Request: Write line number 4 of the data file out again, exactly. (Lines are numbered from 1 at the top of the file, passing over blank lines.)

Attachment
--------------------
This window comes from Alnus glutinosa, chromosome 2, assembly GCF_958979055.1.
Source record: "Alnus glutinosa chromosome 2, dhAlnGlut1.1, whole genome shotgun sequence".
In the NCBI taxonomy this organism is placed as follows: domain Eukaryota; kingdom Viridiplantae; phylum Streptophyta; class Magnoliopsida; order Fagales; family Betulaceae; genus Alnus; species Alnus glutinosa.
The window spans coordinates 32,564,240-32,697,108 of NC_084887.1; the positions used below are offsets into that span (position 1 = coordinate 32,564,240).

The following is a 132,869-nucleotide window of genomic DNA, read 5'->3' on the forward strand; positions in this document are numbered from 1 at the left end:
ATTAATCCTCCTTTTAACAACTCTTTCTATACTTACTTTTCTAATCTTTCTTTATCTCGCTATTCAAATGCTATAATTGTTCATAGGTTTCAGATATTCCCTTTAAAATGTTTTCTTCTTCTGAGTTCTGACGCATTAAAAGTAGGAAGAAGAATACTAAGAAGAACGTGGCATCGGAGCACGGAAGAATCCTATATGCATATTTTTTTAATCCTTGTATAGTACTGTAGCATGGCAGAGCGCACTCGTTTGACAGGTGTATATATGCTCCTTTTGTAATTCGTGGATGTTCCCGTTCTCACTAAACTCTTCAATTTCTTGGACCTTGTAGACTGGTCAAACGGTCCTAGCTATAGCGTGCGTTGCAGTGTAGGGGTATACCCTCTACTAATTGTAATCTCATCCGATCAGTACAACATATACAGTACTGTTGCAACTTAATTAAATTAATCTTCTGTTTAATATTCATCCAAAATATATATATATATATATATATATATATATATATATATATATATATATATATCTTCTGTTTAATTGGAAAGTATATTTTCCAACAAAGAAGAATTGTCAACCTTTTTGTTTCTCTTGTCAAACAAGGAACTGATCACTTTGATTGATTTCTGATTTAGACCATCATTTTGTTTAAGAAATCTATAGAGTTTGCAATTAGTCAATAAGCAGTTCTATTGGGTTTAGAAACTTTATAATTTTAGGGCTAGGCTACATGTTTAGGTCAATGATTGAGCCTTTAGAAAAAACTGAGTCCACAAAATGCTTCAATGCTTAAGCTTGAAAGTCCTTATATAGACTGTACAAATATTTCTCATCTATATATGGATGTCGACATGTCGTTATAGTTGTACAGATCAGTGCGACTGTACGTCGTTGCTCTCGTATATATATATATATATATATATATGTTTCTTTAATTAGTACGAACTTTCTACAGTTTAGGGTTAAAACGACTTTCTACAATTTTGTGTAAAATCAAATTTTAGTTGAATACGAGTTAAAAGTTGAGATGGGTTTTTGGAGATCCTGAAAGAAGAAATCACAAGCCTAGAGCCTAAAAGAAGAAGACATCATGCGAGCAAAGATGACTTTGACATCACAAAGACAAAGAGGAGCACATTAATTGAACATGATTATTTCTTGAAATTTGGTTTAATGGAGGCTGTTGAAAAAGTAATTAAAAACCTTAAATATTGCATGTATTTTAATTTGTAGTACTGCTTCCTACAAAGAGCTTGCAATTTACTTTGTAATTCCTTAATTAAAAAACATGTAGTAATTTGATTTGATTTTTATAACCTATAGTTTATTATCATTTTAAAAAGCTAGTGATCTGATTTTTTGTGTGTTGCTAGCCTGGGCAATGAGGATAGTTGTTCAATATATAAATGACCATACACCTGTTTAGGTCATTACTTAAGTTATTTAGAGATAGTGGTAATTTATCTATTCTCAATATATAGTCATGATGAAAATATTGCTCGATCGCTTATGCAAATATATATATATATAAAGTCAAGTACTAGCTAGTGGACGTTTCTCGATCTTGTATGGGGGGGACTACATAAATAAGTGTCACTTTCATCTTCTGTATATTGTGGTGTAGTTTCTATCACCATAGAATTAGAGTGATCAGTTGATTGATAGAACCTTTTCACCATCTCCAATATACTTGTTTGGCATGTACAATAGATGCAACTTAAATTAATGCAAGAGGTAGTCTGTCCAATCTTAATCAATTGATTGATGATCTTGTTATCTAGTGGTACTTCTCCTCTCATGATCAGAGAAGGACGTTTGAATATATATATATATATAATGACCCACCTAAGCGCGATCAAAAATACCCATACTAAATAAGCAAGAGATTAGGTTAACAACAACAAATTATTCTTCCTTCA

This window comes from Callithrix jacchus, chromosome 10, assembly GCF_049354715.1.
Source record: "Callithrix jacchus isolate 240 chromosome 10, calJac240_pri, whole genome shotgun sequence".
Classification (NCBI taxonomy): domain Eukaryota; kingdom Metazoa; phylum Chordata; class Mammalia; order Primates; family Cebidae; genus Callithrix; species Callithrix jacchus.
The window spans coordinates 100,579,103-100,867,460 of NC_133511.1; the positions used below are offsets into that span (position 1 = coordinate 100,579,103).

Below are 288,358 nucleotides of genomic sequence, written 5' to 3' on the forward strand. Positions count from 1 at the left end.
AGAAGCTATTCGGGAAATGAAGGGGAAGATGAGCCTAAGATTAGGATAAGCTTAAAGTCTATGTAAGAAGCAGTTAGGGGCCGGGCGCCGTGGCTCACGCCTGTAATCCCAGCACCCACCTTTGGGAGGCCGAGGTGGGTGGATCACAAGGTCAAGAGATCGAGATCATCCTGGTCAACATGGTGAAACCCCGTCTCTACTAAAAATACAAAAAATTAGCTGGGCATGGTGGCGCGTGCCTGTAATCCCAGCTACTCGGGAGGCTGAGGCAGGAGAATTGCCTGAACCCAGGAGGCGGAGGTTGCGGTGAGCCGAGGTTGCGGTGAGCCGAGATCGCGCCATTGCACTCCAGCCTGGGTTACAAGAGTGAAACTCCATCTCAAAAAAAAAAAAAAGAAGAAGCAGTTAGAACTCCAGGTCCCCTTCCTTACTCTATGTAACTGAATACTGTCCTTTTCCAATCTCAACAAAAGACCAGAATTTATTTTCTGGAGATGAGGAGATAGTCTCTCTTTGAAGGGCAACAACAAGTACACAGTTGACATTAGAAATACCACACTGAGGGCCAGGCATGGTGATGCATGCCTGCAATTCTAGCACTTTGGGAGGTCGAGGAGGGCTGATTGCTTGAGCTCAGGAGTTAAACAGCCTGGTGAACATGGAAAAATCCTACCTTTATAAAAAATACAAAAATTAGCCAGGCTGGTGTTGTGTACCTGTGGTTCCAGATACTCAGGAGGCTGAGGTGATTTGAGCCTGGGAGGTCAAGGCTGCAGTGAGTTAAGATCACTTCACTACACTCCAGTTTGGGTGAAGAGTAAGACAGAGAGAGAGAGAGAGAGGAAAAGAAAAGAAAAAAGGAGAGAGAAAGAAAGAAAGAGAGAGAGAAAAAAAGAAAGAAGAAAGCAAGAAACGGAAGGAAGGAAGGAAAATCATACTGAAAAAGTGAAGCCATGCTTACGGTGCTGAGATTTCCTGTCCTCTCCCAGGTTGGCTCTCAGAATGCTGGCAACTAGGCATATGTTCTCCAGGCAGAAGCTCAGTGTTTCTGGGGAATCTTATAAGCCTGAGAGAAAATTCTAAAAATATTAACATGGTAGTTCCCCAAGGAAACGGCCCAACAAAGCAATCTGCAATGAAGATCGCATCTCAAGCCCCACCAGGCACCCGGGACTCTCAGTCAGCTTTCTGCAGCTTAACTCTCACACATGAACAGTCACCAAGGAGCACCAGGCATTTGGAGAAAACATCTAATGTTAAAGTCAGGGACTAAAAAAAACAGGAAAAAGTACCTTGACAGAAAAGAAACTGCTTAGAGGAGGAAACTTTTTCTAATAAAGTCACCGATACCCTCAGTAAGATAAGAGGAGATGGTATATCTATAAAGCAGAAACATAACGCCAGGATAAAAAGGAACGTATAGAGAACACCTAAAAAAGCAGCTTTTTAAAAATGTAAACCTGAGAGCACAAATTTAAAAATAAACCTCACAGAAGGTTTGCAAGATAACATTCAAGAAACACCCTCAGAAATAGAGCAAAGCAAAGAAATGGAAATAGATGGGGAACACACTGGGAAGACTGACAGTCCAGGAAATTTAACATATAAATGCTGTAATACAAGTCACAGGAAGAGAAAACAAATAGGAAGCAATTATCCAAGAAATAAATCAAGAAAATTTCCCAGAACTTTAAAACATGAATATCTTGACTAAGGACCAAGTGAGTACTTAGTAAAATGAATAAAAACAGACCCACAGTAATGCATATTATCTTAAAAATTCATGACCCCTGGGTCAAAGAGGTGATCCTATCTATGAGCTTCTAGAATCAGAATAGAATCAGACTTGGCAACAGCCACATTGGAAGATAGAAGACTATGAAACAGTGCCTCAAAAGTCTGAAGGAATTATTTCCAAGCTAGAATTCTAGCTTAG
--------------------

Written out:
The window spans coordinates 32,564,240-32,697,108 of NC_084887.1; the positions used below are offsets into that span (position 1 = coordinate 32,564,240).